Letters to the editor on Keystone pipeline, Benghazi, gun rights
05/17/2013 5:07 PM
05/17/2013 5:07 PM
We can’t afford Keystone pipeline
TransCanada’s proposed Keystone XL oil pipeline would bisect the United States, carrying up to 830,000 barrels per day of dirty Canadian tar sands crude to be exported from the Gulf of Mexico. Extracting crude from tar sands is one of the most carbon-intensive ways of getting at fossil fuels.
Keystone alone would mean 181 million metric tons of carbon-dioxide emissions annually, emissions that are disrupting the Earth’s climate and putting our economy and environment at risk. From droughts and wildfires to rising sea levels, mass extinction, and loss of habitat, the ongoing effects of the global climate crisis are demonstrating that we cannot afford to invest in dirty oil infrastructure like Keystone.
Moreover, the pipeline would travel over miles of vulnerable land and skirt dangerously close to essential water resources. The recent tar sands spill in Arkansas, as well as TransCanada’s own bad record of 14 spills in the first 12 months of operation of another pipeline, make clear that Keystone would put America’s environment and natural resources in danger.
We need to make the right choice for the climate, cutting carbon emissions and investing in clean energy rather than doubling down on dirty fossil fuels. President Obama must reject Keystone XL and ensure that our land and water are protected for future generations.
The Eagle’s correspondents clearly missed the significant results of the May 8 House hearing on the Benghazi attack (May 9 Eagle). Even Kathleen Parker’s column, which acknowledged dishonesty of the cover-up afterward, failed to identify what the Clinton-run State Department should have done to prevent the massacre (May 14 Opinion).
The overwhelming responsibility falls on former Secretary of State Hillary Clinton and her politically appointed subordinate, Patrick Kennedy.
They expanded the mission for the Benghazi post while reducing the number of security staff available at both Tripoli and Benghazi. The witnesses recognized that blaming the video for the attack had no basis in fact. They were aware of the terrorist presence in the area when the security staff reductions were made, but their concerns were ignored in Washington, D.C. Their appointed “Action Review Board” interviewed the key “on the ground” figures with no stenographer recording their statements, gave them no opportunity to review and potentially correct their alleged statements as recorded, and did not allow them to review the final report. When the witnesses began expressing concerns that the necessary input was not being sought, or heeded, there was clear retaliation – particularly against Gregory Hicks, the former deputy chief of mission in Libya.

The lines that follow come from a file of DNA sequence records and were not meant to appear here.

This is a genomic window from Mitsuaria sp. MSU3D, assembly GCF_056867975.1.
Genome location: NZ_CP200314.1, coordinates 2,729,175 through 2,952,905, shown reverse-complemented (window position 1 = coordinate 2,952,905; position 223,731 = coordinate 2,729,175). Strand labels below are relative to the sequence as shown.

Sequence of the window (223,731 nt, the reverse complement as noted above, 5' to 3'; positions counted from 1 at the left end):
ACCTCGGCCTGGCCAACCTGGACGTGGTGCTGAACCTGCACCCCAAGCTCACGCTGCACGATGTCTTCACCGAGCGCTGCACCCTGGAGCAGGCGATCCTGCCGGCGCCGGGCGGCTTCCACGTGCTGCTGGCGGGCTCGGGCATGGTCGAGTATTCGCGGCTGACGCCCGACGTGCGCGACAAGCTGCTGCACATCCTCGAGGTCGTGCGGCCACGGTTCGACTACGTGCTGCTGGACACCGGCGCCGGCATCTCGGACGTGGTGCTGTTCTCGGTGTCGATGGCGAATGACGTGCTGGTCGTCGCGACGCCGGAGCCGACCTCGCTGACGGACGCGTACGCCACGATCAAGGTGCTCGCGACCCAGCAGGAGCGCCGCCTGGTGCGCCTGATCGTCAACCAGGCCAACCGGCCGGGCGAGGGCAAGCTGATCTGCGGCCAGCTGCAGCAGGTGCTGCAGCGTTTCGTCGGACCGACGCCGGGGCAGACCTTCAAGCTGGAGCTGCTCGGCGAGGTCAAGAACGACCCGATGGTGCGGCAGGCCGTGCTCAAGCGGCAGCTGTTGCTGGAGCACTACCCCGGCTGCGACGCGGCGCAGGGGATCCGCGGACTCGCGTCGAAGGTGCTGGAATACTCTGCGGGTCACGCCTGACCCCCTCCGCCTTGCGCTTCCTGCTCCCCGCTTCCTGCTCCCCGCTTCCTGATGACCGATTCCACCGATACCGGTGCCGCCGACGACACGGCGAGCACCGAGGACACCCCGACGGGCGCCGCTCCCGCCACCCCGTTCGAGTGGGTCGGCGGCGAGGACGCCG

These circumstances demonstrate a clear absence of basic management skills on the part of Clinton and several others of her inner circle, both before and after the incident itself.
The Constitution, which includes the Bill of Rights, is not a list of absolute rights. It is a delicate balance of competing rights.
Some say they have an absolute right to carry guns. Not in my house. I’ll shoot someone who comes into my house with a gun. See how that works?
Another example: Some say they have an absolute right to say whatever they want to say whenever they want to say it. If I slander you, you could sue me and collect money in damages. If I threaten to kill a former president, I will go to jail.
So is it worth giving up a little freedom to have high-capacity firearms in exchange for protecting the freedom of first-graders and their teachers not to be shot with high-capacity firearms?
People would still get to have guns to protect themselves against mythical armies, just not those particular guns. And not in my house. There, and in schools and in work and public places where I go, my right to live peaceably without fear of lots of people running around with guns is more important than their fear of black helicopters with snipers.